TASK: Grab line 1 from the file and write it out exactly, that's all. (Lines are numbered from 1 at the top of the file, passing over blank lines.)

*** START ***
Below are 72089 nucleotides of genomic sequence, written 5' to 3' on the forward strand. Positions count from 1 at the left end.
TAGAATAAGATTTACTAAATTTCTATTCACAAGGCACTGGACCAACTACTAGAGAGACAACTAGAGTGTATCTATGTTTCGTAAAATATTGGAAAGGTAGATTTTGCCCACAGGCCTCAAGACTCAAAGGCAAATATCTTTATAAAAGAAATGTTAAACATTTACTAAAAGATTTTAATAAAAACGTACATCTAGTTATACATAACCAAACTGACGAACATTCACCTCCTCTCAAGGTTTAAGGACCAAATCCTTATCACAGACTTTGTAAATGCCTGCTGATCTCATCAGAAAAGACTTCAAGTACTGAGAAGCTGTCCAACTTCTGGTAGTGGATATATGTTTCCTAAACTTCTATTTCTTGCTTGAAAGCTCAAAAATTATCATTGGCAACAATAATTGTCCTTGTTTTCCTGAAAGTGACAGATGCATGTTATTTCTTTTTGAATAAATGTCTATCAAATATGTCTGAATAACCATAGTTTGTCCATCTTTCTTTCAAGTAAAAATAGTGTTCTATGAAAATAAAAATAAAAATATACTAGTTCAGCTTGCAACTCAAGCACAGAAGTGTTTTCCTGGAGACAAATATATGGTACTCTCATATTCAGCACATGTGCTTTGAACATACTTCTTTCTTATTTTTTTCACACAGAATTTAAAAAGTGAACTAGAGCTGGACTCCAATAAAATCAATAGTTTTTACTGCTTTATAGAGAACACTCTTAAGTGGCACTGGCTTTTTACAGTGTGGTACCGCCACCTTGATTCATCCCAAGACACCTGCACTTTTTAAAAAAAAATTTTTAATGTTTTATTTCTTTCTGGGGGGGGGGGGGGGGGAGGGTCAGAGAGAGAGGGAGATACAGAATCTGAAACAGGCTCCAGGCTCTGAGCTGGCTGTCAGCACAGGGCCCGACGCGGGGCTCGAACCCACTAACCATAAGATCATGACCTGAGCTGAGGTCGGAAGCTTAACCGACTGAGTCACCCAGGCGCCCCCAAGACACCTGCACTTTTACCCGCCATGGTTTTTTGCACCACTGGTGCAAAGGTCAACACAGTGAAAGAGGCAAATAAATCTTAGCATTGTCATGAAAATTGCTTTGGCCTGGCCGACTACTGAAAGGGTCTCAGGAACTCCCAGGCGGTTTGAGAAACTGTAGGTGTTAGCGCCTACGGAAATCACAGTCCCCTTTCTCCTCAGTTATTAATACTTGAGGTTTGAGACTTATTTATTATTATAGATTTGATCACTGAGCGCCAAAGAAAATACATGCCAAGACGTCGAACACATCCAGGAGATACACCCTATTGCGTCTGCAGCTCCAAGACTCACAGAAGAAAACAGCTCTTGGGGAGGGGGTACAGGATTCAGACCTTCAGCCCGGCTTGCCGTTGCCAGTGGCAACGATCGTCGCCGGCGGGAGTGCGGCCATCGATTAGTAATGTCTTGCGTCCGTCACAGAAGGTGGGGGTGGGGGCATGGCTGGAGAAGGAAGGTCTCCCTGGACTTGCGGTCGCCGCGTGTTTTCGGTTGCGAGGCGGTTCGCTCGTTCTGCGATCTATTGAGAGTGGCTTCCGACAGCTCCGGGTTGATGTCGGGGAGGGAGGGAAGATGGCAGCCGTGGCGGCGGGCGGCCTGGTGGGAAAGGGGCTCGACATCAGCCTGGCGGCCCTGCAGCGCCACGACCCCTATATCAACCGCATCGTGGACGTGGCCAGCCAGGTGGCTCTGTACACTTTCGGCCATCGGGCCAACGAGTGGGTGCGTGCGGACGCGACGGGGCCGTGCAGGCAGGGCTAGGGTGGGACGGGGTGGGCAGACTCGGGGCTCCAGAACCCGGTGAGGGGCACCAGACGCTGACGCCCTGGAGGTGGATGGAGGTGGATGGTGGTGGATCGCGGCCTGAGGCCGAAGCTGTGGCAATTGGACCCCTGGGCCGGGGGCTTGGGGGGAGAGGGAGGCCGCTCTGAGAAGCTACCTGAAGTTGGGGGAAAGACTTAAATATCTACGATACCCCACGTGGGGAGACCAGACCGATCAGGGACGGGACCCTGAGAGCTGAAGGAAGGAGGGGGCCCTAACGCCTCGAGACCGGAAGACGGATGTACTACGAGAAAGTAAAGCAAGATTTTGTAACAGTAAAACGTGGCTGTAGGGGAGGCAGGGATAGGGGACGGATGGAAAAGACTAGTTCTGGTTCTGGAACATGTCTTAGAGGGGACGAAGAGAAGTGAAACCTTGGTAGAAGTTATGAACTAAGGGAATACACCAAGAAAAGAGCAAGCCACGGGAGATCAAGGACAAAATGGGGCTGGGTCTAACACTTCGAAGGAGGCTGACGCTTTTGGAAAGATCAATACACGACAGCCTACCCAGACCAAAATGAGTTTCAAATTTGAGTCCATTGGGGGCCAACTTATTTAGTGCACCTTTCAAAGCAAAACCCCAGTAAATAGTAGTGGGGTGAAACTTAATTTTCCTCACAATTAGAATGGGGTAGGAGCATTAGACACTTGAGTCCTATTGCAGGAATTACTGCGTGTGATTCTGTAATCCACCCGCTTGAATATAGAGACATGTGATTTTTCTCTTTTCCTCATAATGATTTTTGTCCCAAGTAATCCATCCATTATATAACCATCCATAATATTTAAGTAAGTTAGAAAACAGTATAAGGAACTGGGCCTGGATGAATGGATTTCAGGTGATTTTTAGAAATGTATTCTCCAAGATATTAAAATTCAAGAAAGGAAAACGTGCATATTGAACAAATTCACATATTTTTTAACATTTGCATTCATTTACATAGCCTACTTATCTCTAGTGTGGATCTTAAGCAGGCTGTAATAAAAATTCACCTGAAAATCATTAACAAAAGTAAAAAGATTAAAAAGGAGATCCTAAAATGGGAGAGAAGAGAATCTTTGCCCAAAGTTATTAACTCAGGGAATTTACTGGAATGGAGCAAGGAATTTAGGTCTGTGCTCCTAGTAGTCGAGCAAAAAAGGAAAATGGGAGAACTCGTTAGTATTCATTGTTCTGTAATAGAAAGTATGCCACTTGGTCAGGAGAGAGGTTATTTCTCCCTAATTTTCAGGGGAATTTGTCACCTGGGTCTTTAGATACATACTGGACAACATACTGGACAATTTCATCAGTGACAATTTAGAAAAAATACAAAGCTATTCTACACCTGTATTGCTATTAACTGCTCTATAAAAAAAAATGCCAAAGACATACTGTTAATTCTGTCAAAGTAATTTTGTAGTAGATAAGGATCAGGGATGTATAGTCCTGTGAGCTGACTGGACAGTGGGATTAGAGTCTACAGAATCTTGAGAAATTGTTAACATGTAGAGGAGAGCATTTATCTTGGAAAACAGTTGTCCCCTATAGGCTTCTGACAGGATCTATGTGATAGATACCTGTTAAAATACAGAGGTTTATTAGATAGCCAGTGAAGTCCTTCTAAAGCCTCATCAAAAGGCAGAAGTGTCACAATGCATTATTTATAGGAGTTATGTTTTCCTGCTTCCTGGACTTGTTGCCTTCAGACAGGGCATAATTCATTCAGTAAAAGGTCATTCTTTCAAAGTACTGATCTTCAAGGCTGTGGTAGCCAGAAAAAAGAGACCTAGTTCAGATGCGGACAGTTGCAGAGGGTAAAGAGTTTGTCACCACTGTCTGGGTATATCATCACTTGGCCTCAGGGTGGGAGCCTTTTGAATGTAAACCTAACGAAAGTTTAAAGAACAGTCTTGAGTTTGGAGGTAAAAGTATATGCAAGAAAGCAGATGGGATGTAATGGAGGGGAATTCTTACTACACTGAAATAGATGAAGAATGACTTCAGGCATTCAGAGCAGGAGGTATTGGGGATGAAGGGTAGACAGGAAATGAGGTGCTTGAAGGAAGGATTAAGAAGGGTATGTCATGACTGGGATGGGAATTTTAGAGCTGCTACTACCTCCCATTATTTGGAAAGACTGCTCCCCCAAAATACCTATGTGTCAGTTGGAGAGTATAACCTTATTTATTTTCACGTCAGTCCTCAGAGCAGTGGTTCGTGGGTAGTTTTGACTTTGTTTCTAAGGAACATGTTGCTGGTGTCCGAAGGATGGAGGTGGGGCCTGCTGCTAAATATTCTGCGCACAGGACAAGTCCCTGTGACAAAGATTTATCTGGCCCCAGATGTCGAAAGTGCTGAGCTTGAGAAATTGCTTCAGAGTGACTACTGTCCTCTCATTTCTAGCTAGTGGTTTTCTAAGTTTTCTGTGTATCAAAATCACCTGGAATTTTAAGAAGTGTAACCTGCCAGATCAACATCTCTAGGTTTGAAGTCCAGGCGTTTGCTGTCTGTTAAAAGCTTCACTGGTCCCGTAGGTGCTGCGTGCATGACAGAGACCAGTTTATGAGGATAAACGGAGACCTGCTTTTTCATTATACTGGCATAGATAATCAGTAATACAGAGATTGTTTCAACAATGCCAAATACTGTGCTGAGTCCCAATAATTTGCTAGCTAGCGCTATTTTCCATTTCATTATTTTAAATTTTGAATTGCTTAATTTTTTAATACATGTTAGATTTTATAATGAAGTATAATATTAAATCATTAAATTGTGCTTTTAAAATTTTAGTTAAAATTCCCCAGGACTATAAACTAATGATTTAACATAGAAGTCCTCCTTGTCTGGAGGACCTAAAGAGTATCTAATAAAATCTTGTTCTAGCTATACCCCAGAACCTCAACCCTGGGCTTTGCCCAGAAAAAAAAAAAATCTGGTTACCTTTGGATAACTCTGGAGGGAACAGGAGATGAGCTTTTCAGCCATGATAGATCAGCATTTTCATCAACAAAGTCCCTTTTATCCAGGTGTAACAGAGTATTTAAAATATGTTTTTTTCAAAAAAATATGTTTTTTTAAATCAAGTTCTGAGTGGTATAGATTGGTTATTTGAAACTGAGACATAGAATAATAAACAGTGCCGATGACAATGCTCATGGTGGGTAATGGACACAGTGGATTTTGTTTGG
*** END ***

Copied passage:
Below are 72089 nucleotides of genomic sequence, written 5' to 3' on the forward strand. Positions count from 1 at the left end.